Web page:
The kilowatt-hour defined, and what it means to you

Wake up to the cost of electricity. While a toaster needs a lot of power, it won't cost you much over a year if you use it for only a few minutes a day. Heating, on the other hand, accounts for half the energy costs of the average B.C. home.

Want to cut your home energy use? Start by understanding how you're charged

By definition, a kilowatt-hour is easily understood. But it can be hard to make dollars and sense of what it really means for daily home consumption.

So for those wishing to plug-in to the kWh costs of everything pulling power in your home, BC Hydro Power Smart's Pat Mathot takes you on a tour of an average home.

What is a kilowatt-hour?

When you take a cab, you are charged by the kilometre. However, that doesn't tell you what matters most: for instance, how much it costs to get to your hotel from the airport.

For electric utilities, the kilowatt-hour (kWh) is the most common billing unit for energy delivered to consumers. A kilowatt-hour is a unit of energy equivalent to one kilowatt of power expended for one hour of time.

There are two simple elements to understanding your kilowatt-hour consumption:

  1. How many watts the device draws
  2. How often it's used.

"A toaster is a relatively big power draw at 1,000 to 1,500 watts, but if you only run it three minutes a day, it's only going to cost you $1.25 over the year," says Mathot, residential marketing manager for BC Hydro Power Smart.

To calculate kWh, you take the wattage of the device, multiply that by the number of hours you predict it's used, and divide by 1,000. For example, says Mathot, if you use a 100-watt incandescent bulb for 10 hours, then you have consumed 1 kWh of electricity.

BC Hydro's residential usage charge is a two-tiered rate. You pay 6.80 cents per kWh for the first 1,350 kWh you use over an average two-month billing period. Above that amount, you pay 10.19 cents per kWh — what we call the Conservation Rate — for the balance of the electricity used during the billing period.

This structure is designed to encourage conservation, with what's known as the Step 2 rate significantly higher than the Step 1 rate.

Back to that light bulb. Used 10 hours at the Step 1 rate, it would cost you 6.8 cents for those 10 hours. At the Step 2 rate, it would cost about 10.2 cents.

An easy way to save? Swap that 100-watt incandescent for an equivalent 23-watt compact fluorescent (CFL) and costs would be 1.5 cents at Step 1, 2.5 cents at Step 2.

Heating is the big one

thermostatHomes are like snowflakes: no two are exactly the same. But for the average B.C. household, about 50% of home energy use over the course of a year is for space heating, usually generated by electricity, gas or a combination of both.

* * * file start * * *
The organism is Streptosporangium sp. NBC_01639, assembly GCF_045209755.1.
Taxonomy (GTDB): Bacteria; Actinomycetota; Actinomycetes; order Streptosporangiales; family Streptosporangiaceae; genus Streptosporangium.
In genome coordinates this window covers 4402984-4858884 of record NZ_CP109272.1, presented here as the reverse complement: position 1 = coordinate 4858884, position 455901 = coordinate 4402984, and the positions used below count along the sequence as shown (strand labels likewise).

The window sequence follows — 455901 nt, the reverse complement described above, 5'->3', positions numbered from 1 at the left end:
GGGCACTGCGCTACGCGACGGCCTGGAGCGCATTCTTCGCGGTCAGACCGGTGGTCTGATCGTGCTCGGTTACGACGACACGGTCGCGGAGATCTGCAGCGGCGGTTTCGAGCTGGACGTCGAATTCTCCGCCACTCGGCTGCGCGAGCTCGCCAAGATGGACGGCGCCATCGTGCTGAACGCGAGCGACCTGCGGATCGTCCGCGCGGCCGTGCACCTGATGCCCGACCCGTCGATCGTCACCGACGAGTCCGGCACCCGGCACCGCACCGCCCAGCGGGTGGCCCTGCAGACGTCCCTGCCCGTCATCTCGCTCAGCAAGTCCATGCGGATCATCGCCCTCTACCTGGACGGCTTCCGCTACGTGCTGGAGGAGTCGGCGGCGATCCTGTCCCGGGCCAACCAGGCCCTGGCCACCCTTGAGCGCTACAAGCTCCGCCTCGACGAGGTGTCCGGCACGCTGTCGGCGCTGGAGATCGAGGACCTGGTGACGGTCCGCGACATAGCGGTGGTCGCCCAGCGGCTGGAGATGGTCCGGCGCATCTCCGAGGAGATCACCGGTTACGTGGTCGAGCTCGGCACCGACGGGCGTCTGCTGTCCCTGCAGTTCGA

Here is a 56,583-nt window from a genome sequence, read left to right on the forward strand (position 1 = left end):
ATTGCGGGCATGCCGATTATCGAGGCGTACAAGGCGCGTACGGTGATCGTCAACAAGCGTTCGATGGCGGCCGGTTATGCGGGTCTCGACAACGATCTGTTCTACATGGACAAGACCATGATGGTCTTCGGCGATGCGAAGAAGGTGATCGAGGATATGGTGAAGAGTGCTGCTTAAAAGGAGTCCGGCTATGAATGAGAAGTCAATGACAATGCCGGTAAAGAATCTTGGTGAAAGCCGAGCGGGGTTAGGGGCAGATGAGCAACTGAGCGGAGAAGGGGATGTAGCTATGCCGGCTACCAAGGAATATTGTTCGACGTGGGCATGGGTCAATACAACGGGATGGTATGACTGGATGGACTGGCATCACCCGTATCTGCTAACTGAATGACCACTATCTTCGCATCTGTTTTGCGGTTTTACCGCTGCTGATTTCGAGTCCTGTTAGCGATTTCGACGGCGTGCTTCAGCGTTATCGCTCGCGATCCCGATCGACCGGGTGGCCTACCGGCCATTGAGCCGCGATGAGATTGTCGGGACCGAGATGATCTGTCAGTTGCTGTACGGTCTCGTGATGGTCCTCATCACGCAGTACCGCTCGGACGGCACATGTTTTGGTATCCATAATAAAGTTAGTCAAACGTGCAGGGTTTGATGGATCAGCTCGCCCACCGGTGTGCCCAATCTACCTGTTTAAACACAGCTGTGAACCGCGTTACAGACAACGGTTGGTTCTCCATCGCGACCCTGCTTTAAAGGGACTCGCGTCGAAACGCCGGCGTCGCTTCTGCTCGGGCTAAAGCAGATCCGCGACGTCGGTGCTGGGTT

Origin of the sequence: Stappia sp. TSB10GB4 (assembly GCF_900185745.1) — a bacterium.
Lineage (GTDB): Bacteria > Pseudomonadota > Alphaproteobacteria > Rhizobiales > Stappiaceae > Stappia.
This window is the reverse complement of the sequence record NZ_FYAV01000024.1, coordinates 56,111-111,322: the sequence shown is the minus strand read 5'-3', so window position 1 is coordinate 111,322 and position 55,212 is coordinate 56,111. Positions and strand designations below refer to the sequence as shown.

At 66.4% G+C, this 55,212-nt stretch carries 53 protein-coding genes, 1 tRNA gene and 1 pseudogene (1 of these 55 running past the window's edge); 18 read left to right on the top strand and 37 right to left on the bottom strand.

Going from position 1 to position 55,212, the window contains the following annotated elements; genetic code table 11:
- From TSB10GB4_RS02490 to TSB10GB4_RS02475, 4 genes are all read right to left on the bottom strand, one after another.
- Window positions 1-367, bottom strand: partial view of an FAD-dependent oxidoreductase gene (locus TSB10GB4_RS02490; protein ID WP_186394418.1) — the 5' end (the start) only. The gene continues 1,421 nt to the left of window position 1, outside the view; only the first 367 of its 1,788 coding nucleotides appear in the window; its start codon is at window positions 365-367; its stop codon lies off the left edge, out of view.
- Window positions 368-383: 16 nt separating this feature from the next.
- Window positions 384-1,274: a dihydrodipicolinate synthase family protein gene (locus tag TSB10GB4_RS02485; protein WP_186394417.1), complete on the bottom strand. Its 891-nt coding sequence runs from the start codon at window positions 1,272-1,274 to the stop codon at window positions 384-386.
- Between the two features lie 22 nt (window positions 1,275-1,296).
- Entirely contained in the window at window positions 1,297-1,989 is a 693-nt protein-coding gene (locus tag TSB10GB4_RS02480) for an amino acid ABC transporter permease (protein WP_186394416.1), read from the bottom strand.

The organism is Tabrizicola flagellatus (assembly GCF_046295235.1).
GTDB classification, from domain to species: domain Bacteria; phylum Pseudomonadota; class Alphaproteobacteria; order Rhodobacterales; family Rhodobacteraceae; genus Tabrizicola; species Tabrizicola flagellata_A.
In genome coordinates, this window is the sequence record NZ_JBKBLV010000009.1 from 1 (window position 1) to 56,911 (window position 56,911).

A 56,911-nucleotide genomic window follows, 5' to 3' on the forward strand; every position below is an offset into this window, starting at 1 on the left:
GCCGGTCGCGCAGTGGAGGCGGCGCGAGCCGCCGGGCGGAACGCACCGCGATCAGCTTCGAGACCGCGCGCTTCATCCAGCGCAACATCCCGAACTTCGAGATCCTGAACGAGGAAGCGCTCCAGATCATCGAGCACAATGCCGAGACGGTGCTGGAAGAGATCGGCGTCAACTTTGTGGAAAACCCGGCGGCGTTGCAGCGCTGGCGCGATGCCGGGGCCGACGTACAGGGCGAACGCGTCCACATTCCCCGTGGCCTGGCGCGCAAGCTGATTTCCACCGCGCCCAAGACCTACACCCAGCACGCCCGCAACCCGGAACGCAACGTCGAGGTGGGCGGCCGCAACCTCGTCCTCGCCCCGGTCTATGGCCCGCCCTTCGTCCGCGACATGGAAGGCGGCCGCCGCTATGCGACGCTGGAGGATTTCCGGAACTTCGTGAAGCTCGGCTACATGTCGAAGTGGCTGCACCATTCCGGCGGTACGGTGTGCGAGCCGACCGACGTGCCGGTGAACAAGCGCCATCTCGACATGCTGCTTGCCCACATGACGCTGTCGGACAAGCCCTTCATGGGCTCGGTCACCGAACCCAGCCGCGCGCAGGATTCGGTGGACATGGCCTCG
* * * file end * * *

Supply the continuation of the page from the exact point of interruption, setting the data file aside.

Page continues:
"The potential big ticket items in most homes will be anything that heats and cools air space or water," says Mathot. "Big energy consumers in a home can be multiple fridges or freezers, heaters, air conditioners, heavy use of dryers and, if applicable, electric hot-water heaters."

If you have a larger home, particularly one that uses a lot of electric heating, you may find yourself paying BC Hydro's Step 2 Conservation Rate regularly in the winter months. But if you have a smaller or very efficient home, you may be avoiding the higher rate all or most of the time.

Below, Mathot looks at a few things you can keep an eye on in your quest to avoid that Conservation Rate. And we also feature a list of monthly costs for some sample devices and tasks.

Cost culprits

The heat is on: The No. 1 item that residential customers miss in terms of energy usage is electric heaters they didn't know were on.

"Electric heaters can be big draws of up to 1,500 watts each. And if it's on, constantly cycling, that one heater can cost you $150 over a two-month billing period," says Mathot.

Watts cooking?: Your kitchen can be a big eater of energy. A typical 19 cubic foot non-ENERGY STAR top-freezer refrigerator runs at 80 watts, while an average stovetop operates at 1,600 watts while in cook mode. "One fridge is probably 500 to 700 kWh per year and a range is approximately 700-1000 kWh per year, depending how much cooking you do. Combined, that works out to $116 using the low-end charge rate."

However, many homes have a second fridge and/or freezer — so double-up on that cost.

High-def a high draw: The biggest single area of growth in electricity consumption right now is electronics, says Mathot. He estimates his home's one entertainment centre takes up a combined 1,000 kilowatt-hours per year (basic usage charge: $68); almost 20% of his home's consumption.

"My television is 400 watts when it's on. And when I have my TV, PVR and PlayStation all operating, it's pushing 500 watts. Combined, that's more than my fridge draws."

On standby: While you are fast asleep at night, your house remains restless. Without even taking into consideration lights left on, nocturnal life in a home includes running fridges and freezers, time-ticking clocks, cell-phone or battery chargers, and entertainment devices constantly searching for signals.

"There are some statistics that estimate 10% or more of your bill can be attributed to standby mode on assorted devices. On standby, my TV is approximately five watts, but that's running all hours at a cost of $3 per year — and that's just one, lone electronic device."

Most electronics operate at two to five watts in standby mode. Learn more about standby electricity use.